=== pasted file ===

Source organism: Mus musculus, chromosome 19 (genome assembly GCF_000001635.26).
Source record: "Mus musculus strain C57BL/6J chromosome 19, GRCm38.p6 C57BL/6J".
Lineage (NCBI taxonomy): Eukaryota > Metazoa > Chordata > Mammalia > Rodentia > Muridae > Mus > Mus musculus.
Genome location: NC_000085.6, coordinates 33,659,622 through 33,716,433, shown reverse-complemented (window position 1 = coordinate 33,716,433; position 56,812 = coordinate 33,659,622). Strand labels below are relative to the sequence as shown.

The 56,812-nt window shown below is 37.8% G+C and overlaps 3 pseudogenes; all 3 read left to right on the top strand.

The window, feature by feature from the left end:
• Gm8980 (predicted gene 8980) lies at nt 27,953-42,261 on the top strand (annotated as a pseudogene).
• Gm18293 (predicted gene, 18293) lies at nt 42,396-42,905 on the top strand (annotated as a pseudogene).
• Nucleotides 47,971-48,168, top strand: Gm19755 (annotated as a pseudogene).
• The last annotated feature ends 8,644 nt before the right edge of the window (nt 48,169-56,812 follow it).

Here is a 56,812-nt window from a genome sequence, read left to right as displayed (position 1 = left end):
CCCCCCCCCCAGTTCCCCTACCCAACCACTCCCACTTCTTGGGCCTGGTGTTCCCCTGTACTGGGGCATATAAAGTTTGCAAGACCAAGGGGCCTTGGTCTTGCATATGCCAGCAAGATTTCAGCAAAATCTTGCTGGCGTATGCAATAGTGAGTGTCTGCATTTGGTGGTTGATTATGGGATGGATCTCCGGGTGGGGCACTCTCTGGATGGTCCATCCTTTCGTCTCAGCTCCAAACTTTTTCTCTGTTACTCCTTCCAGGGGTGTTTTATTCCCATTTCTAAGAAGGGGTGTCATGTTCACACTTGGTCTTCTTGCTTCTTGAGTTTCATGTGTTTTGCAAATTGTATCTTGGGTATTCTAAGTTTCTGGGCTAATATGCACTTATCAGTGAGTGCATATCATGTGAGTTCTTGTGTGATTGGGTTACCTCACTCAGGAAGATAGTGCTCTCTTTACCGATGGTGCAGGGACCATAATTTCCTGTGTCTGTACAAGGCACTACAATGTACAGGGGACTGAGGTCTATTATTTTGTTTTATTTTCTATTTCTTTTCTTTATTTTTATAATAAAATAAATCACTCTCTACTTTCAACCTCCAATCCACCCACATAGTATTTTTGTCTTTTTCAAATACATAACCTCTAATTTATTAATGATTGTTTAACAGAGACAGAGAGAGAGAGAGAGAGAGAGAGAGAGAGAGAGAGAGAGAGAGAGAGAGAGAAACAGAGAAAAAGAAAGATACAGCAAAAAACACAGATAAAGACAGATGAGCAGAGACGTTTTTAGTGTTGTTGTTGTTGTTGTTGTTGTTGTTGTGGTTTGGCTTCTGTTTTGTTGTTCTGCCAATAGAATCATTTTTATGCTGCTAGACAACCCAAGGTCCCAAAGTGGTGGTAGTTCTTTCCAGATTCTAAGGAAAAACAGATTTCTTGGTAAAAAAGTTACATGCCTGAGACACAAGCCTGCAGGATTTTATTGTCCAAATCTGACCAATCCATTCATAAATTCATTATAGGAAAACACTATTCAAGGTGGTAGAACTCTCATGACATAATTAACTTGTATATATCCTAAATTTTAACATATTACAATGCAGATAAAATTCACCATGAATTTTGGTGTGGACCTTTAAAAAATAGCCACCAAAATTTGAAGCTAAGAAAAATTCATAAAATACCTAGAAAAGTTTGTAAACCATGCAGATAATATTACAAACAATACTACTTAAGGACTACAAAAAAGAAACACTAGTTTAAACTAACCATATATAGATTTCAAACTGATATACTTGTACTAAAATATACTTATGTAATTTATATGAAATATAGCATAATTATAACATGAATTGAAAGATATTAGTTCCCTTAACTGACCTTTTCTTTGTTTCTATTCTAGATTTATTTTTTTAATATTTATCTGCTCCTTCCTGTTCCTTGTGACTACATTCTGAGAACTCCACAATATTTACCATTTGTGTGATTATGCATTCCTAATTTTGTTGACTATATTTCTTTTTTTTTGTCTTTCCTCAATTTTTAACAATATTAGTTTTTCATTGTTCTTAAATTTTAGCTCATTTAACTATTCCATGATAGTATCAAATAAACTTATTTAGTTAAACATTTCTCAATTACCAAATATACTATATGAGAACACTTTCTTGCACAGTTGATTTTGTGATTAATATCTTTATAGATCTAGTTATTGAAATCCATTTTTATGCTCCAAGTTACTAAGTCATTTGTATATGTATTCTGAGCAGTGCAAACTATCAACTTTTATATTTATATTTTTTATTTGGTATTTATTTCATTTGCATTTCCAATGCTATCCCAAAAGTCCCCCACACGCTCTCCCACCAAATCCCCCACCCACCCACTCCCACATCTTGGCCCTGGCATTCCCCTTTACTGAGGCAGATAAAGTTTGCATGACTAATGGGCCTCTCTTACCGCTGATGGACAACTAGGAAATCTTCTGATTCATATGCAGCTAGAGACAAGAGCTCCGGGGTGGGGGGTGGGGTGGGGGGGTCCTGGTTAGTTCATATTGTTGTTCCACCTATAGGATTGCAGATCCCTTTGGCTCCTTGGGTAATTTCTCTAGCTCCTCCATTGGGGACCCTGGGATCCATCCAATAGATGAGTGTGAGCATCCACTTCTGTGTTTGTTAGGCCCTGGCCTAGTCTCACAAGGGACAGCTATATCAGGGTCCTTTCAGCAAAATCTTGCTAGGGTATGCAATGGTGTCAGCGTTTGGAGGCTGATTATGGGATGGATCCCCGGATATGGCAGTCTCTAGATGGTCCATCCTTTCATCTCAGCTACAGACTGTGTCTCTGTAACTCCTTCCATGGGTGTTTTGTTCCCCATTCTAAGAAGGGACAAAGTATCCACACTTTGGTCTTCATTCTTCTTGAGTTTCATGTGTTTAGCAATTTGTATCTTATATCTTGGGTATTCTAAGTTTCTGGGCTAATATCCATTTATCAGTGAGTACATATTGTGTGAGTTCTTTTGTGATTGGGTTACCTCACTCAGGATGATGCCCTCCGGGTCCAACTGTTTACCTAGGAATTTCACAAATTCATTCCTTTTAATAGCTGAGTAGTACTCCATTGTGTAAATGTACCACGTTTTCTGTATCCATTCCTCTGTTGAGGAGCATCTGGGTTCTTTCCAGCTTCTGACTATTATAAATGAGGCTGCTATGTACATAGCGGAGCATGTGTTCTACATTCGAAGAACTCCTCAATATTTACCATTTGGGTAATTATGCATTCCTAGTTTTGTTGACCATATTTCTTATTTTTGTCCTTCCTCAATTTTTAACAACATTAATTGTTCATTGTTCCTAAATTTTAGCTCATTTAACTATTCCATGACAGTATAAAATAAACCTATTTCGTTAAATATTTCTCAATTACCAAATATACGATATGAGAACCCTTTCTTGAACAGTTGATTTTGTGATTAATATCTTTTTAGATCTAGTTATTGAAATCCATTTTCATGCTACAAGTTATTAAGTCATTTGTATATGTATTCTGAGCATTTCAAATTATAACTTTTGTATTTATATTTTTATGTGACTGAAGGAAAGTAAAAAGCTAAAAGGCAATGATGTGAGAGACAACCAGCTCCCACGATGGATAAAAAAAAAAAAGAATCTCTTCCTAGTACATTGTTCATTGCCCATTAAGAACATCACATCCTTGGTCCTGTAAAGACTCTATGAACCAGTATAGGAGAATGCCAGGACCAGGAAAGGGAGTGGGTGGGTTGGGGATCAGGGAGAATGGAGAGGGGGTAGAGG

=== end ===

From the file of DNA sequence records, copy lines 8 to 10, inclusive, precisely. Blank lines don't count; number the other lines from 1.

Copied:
• Gm18293 (predicted gene, 18293) lies at nt 42,396-42,905 on the top strand (annotated as a pseudogene).
• Nucleotides 47,971-48,168, top strand: Gm19755 (annotated as a pseudogene).
• The last annotated feature ends 8,644 nt before the right edge of the window (nt 48,169-56,812 follow it).